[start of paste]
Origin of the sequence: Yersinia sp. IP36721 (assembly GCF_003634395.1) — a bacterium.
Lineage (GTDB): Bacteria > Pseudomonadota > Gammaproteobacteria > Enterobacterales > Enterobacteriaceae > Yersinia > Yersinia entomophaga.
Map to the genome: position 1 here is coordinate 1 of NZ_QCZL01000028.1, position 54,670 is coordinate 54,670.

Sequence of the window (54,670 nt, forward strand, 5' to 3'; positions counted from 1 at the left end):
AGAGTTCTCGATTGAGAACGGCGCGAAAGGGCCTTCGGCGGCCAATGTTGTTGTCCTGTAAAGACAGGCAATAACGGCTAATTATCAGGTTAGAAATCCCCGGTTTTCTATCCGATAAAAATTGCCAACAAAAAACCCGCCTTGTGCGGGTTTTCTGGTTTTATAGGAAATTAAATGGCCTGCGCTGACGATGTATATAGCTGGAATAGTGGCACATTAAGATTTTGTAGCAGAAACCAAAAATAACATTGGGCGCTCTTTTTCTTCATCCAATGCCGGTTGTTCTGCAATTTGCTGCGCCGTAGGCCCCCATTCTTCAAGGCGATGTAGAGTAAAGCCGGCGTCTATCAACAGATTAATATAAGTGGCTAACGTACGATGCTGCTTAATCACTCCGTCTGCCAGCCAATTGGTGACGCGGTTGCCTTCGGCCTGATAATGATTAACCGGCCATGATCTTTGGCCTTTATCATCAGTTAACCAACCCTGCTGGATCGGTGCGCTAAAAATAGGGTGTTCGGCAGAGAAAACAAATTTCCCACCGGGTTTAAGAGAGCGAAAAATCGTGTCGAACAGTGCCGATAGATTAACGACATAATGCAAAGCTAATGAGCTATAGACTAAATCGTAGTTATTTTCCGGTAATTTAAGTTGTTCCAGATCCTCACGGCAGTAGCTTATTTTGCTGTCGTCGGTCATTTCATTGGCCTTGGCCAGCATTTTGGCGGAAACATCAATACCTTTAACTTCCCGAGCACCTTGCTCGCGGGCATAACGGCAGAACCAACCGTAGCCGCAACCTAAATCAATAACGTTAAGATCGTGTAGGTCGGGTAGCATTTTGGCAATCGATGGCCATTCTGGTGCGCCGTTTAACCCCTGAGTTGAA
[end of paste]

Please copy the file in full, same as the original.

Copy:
Origin of the sequence: Yersinia sp. IP36721 (assembly GCF_003634395.1) — a bacterium.
Lineage (GTDB): Bacteria > Pseudomonadota > Gammaproteobacteria > Enterobacterales > Enterobacteriaceae > Yersinia > Yersinia entomophaga.
Map to the genome: position 1 here is coordinate 1 of NZ_QCZL01000028.1, position 54,670 is coordinate 54,670.

Sequence of the window (54,670 nt, forward strand, 5' to 3'; positions counted from 1 at the left end):
AGAGTTCTCGATTGAGAACGGCGCGAAAGGGCCTTCGGCGGCCAATGTTGTTGTCCTGTAAAGACAGGCAATAACGGCTAATTATCAGGTTAGAAATCCCCGGTTTTCTATCCGATAAAAATTGCCAACAAAAAACCCGCCTTGTGCGGGTTTTCTGGTTTTATAGGAAATTAAATGGCCTGCGCTGACGATGTATATAGCTGGAATAGTGGCACATTAAGATTTTGTAGCAGAAACCAAAAATAACATTGGGCGCTCTTTTTCTTCATCCAATGCCGGTTGTTCTGCAATTTGCTGCGCCGTAGGCCCCCATTCTTCAAGGCGATGTAGAGTAAAGCCGGCGTCTATCAACAGATTAATATAAGTGGCTAACGTACGATGCTGCTTAATCACTCCGTCTGCCAGCCAATTGGTGACGCGGTTGCCTTCGGCCTGATAATGATTAACCGGCCATGATCTTTGGCCTTTATCATCAGTTAACCAACCCTGCTGGATCGGTGCGCTAAAAATAGGGTGTTCGGCAGAGAAAACAAATTTCCCACCGGGTTTAAGAGAGCGAAAAATCGTGTCGAACAGTGCCGATAGATTAACGACATAATGCAAAGCTAATGAGCTATAGACTAAATCGTAGTTATTTTCCGGTAATTTAAGTTGTTCCAGATCCTCACGGCAGTAGCTTATTTTGCTGTCGTCGGTCATTTCATTGGCCTTGGCCAGCATTTTGGCGGAAACATCAATACCTTTAACTTCCCGAGCACCTTGCTCGCGGGCATAACGGCAGAACCAACCGTAGCCGCAACCTAAATCAATAACGTTAAGATCGTGTAGGTCGGGTAGCATTTTGGCAATCGATGGCCATTCTGGTGCGCCGTTTAACCCCTGAGTTGAA